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Making Our Money Go the Miles: Using Procurement to Deliver Policy

Alex Cassie

Governments, when they want to use them, have two major levers to implement their agenda. One is legislation – the other is Governments spend their money. And that is what this resolution is about.

Every dollar the government spends can be leveraged to advance an agenda. Every decision government makes about how to spend money – from who gets the contract for submarines, to what type of computers are in the district court – is made with delegated authority by government.

This can be done better, and every dollar spent can go further.

This WA Labor Government already has an ambitious agenda to use its procurement to drive economic diversification through local business and industry development and particularly through green job creation, which we applaud and discuss in other resolutions.

But we all need to change our mindset about how procurement decisions are made.

There are some good and important discussions around procurement setting a minimum standard. Minimum standards of labour practices and environmental standards, and targets for First Nations partners and regional businesses. Licencing regimes and others.

But let’s aim higher than the minimum. With an approach of strategic procurement, we can establish a proactive goal - or a set of goals – we want to achieve with each procurement project.

Imagine, if you will, a world in which governments recognised that a transition away from fossil fuels was inevitable, and that the transition should be managed not only to minimise negative effects but to maximise positive outcomes. Those positive outcomes could be environmental, and regional, yes. But it could also be the development of entirely new industries. If the transition is planned, and we know how many stand-alone power storage units we are going to need over the next forty years, we could develop a strategic procurement approach to ensuring that those stand-alone power storage units provide a baseline order amount that encourages new businesses to establish in WA.

You do not have to imagine this – it’s here. Because we have a Labor government, and largely thanks to the campaigns of the mighty ASU, the power system is in public hands, and it has already developed the plan for our power future. So let’s go the next step further and use it to develop new industries.

There are six steps to making a lithium battery, from mining to installation, and we don’t have the capacity to do them all here yet. And we never will, unless local companies have some security to expand their capacity, or those that can already do it have some incentive to set up shop locally. And that security can be provided through government procurement – if we think beyond the reactive and start planning for the long-term strategic goals.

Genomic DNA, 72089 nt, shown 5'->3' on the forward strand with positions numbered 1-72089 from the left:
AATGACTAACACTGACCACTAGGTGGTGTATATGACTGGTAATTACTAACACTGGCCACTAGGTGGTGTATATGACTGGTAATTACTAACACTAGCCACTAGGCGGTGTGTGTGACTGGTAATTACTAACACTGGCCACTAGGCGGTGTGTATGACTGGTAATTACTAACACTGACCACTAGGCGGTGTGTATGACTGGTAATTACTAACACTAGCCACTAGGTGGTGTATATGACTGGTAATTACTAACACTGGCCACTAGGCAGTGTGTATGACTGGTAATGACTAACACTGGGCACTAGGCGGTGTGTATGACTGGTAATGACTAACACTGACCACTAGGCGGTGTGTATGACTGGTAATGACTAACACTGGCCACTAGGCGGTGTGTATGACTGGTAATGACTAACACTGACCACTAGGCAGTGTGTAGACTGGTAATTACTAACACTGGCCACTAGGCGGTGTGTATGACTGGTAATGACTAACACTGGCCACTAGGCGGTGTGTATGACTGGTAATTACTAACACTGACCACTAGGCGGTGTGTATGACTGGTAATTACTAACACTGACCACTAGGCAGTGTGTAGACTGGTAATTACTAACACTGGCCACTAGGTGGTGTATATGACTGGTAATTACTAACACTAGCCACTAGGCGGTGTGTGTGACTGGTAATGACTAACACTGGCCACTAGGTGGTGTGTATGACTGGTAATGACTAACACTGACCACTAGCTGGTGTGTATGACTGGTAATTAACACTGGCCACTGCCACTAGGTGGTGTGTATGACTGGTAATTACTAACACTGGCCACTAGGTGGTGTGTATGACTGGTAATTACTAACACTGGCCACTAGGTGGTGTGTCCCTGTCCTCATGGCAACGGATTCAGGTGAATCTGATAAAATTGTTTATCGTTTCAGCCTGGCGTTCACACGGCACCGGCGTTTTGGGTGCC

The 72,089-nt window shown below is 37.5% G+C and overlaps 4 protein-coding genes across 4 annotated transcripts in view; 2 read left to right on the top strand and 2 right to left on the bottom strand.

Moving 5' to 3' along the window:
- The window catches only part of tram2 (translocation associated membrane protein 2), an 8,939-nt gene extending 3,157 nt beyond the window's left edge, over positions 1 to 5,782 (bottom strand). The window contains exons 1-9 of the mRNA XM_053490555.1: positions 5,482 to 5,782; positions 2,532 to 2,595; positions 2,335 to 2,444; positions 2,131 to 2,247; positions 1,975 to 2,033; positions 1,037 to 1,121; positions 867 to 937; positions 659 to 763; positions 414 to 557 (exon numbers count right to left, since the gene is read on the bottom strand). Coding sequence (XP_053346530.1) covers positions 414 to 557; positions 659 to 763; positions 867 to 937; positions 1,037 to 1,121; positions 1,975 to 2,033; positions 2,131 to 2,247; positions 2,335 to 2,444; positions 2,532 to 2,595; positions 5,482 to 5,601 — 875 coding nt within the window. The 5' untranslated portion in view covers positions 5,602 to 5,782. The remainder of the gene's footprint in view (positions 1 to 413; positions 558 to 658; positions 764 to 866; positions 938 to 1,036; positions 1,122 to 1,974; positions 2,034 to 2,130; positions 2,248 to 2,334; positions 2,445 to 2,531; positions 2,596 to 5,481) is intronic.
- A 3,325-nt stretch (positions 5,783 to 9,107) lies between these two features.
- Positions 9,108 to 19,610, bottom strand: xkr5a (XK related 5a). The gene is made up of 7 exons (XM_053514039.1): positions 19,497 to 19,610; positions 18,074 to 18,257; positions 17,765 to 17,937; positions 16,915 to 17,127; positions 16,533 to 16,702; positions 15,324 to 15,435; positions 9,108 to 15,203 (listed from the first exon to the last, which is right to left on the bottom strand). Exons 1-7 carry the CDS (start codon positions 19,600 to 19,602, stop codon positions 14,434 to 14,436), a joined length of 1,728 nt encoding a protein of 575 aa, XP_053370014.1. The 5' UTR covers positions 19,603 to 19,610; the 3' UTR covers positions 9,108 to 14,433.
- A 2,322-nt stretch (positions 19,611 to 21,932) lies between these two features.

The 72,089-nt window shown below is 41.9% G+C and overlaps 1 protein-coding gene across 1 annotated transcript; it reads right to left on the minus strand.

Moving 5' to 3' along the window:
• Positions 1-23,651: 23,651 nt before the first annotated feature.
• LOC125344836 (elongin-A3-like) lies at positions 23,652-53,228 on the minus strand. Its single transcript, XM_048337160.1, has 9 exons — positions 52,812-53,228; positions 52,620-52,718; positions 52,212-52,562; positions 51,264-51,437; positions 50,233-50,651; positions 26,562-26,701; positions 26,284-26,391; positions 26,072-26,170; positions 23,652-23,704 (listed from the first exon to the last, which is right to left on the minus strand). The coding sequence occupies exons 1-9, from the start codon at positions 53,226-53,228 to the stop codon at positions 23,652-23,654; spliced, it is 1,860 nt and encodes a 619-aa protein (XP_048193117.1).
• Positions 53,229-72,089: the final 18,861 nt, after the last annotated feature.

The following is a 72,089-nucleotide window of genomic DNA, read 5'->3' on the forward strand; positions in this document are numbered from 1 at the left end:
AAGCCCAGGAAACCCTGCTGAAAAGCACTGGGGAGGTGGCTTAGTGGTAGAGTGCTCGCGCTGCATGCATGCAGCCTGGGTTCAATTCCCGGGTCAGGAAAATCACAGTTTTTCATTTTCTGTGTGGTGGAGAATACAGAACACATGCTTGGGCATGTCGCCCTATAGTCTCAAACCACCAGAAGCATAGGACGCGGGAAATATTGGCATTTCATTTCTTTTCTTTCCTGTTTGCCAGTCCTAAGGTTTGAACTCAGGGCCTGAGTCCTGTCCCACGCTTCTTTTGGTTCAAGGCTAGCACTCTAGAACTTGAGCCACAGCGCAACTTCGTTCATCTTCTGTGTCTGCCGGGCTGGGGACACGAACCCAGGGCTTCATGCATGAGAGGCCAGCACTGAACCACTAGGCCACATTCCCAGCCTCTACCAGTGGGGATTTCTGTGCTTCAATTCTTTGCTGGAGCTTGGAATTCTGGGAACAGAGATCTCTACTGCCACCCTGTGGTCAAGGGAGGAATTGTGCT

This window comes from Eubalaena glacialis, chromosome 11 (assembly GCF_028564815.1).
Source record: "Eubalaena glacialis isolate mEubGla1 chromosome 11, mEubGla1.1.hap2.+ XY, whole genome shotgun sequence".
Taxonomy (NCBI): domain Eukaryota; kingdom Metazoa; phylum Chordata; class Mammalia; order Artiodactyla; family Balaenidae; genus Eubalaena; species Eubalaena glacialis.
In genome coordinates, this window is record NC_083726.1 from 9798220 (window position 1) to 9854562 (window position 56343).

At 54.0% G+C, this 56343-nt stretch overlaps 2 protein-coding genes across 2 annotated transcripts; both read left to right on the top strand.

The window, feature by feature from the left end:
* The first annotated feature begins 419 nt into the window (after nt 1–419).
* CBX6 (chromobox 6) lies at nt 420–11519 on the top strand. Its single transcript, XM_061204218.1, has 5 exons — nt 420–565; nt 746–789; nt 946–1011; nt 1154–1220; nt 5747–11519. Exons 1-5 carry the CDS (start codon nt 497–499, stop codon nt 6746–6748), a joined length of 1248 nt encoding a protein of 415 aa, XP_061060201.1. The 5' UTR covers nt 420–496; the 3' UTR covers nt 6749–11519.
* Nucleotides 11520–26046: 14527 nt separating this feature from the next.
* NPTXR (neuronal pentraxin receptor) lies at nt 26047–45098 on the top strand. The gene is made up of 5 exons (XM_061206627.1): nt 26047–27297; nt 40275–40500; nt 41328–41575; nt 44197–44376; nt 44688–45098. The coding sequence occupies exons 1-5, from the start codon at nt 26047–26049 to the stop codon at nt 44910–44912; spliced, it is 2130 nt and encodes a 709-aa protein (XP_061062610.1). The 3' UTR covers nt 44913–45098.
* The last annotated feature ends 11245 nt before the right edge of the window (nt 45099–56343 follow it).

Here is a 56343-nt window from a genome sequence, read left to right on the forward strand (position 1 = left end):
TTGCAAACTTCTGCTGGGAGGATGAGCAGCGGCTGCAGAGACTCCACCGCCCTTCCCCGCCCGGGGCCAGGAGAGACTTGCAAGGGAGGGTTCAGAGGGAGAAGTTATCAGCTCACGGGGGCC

The door is open to this here in WA. We are a party and a government that still has so many levers at our disposal, because we have not sold off our state.

We can use the government’s spending power – our collective tax spending power – to build new industries.

We do not have to be afraid of this. The US has recently committed to 100% US products in their government procurement. In Germany and South Korea innovation and capacity development is a central part of procurement, creating and commercialising markets for local producers. Meanwhile the Australian governments have stripped away our industry policies and left procurement to be a matter of low cost and minimum standards.

Strategic procurement requires a shift in our thinking away from a reactive, responsive approach to a proactive one. But the door is open to it – we just need to walk through.

And then we will finally be using the second major lever that governments have, and we can bring ourselves ever closer to our most aspirational goals.

Then perhaps one day we can imagine every community in WA powered by green energy from a stand-alone system that was mined, manufactured, made and installed by workers here in Western Australia.

Alex Cassie is the Political and Community Organiser of AMWU WA. She previously worked at DFAT, including in the Office of Trade Negotiations and in US Trade Policy.


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